How can strategic energy management help reduce energy costs with low and no-cost measures?
Nearly three-quarters of the electric energy efficiency potential in New York State is in business and industry. So, meeting New York’s goal to reduce greenhouse gas emissions by 40% from 1990 levels requires energy efficiency improvements in industrial operations.
Recognizing the value and widespread impact of a Strategic Energy Management (SEM) approach, NYSERDA hired VEIC and Cascade Energy to partner on developing a pilot program for large industrial energy customers in New York State. Services: Energy Efficiency
With hands-on trainings, peer to peer information exchanges, and dedicated coaching, SEM makes energy efficiency an integral part of business operations. Participants in the pilot program have already seen up to 6.8% electric savings.
Big energy goals call for change at every level
The New York Climate Leadership and Community Protection Act of 2019 calls for a 40 percent reduction in greenhouse gas emissions from 1990 levels by 2030 and an 85 percent reduction by 2050. This translates to major clean energy advancements at every level. NYSERDA is a statewide organization providing objective energy analysis, research, and energy efficiency pilots. Working in partnership with utilities, NYSERDA is a crucial part of achieving these state energy goals. The business and industry sector in New York State holds huge energy savings potential, making it an important lever to pull.
Energy efficiency takes shape in many ways. Often, we think of it as advancements in technology and new pieces of equipment, but there is a human behavior component of efficiency that can add up to a lot of savings. At most large institutions everyone consumes energy, but only a few are accountable for the costs.
VEIC has been implementing SEM programs since 2014 and was hired by NYSERDA to bring our expertise to New York. Partnering with Cascade Energy, an energy management services company, we developed an SEM pilot program for industrial energy customers.
Accumulating savings for New York businesses
The potential savings that can come from engaging industrial plant staff in energy management is enormous. Energy equals money, and New York’s industrial sector spends approximately $20 billion a year on energy. SEM is a continuous improvement approach to reducing energy intensity over time. And while it helps to identify the need for energy efficient upgrades like equipment replacements, it places greater emphasis on identifying how energy is used. SEM connects the technical aspects of energy use with organizational operations to implement efficiency opportunities faster, which can lead to even greater savings.
“This program delivers savings almost immediately. But it goes beyond that. Ultimately, the goal is to see far greater savings once the culture of energy has been altered such that it’s part of everyday operations. ”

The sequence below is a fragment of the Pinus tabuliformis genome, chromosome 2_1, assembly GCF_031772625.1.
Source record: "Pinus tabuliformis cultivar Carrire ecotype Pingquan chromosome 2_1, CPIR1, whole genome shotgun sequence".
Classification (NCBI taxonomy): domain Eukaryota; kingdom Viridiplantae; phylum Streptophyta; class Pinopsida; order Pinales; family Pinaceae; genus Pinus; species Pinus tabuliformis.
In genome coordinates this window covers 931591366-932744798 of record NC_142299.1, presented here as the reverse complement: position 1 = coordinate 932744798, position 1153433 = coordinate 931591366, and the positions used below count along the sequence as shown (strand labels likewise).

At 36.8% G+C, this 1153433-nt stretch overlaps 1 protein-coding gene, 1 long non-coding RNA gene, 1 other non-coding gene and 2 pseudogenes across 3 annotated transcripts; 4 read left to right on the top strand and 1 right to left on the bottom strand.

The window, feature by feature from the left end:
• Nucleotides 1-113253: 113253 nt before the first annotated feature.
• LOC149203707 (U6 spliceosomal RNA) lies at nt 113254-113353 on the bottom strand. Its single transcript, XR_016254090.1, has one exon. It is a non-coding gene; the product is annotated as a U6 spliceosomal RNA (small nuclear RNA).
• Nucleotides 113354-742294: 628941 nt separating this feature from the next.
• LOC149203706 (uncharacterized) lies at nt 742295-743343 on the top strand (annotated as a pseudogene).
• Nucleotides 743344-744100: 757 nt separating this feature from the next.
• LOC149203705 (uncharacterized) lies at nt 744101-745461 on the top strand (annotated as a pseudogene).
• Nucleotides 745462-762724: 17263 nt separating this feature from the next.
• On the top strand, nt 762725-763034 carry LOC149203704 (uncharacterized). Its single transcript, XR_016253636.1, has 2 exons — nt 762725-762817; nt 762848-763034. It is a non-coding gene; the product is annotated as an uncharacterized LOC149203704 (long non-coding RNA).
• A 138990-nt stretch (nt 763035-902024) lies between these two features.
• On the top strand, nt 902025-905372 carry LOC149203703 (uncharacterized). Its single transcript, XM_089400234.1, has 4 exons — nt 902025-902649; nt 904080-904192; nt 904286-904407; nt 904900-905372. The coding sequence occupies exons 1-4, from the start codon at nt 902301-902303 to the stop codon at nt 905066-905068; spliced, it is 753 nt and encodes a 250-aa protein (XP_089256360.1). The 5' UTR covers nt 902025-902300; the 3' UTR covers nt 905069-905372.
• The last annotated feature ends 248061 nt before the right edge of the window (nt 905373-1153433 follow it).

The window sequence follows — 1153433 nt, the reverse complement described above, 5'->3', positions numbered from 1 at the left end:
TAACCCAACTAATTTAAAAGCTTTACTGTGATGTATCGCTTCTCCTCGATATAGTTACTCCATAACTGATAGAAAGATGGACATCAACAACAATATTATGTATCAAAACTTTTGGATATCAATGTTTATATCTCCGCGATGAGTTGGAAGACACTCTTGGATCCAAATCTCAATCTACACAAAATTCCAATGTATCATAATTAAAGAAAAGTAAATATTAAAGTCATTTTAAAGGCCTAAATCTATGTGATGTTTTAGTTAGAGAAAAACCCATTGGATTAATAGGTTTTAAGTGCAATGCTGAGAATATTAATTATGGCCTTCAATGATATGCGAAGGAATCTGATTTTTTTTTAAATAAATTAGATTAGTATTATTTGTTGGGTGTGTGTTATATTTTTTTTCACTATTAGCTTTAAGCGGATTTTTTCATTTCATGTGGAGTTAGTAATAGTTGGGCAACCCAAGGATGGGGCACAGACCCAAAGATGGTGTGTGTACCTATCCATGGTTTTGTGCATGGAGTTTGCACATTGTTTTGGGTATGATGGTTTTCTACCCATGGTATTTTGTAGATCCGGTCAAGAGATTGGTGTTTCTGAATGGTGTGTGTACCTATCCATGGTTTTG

SEM requires a commitment from company leaders to make beneficial changes, a clear energy management plan, and ongoing measurement, tracking, and reporting. VEIC’s expertise in the SEM field comes from years of experience as the administrator of Efficiency Vermont. Through this work we’ve engaged with many commercial and large industrial operations, including:
- Aircraft parts manufacturers
- Battery manufacturers
- Dairy manufacturers
- Food manufacturers
- Paper mills
- Plastic injection molding facilities
- Ski areas
- Colleges and universities
- Wastewater treatment facilities
While the products and services these businesses offer are diverse, we are adept at making customizations and maintaining the effectiveness of the SEM model.
The cohort approach brings added value
VEIC and Cascade Energy have worked with five cohorts since the pilot started. We analyzed participants’ energy and production data and created maps to identify where energy is consumed. Our energy models tracked progress and identified where operations were working efficiently and where there was opportunity for improvement.
We provided training, coaching, technical support and conducted “energy treasure hunts” at customer sites. Including employees from each facility throughout this process helped to foster engagement from the start. This approach achieves quick wins and brings immediate value to the cohort participants while also building a pipeline of future energy projects.
By bringing multiple facilities of the same type together into a cohort, we create an opportunity for peer to peer exchange. The participants learn together and share ideas. They see how their operations differ and find new ways to approach the challenges in their facilities simply by observing and talking to each other. One of the first cohorts in the New York pilot program consisted of 9 wastewater treatment facilities. Each of the facilities is expected to save 5 to 7% initially, with the potential for more savings down the road.
“We found 5% just by going through this program, doing nothing, no cost to us. I’m anticipating finding another 5%. ”
A collective commitment to SEM
When SEM is extended beyond a single person’s role to a broader team commitment, it ensures persistence over time. Focusing on learning by doing and creating a program that engages multiple employees at a facility allows SEM to become business-as-usual and remain in place long after a pilot ends and people change jobs. As a result, businesses can become their own energy experts and meet their goals.
This has been an iterative process for VEIC, and we are constantly evaluating to make sure that our methods for measurement and engagement meet our client and partner needs. We’re looking ahead to the next two years to broaden the impacts of SEM in New York State and beyond.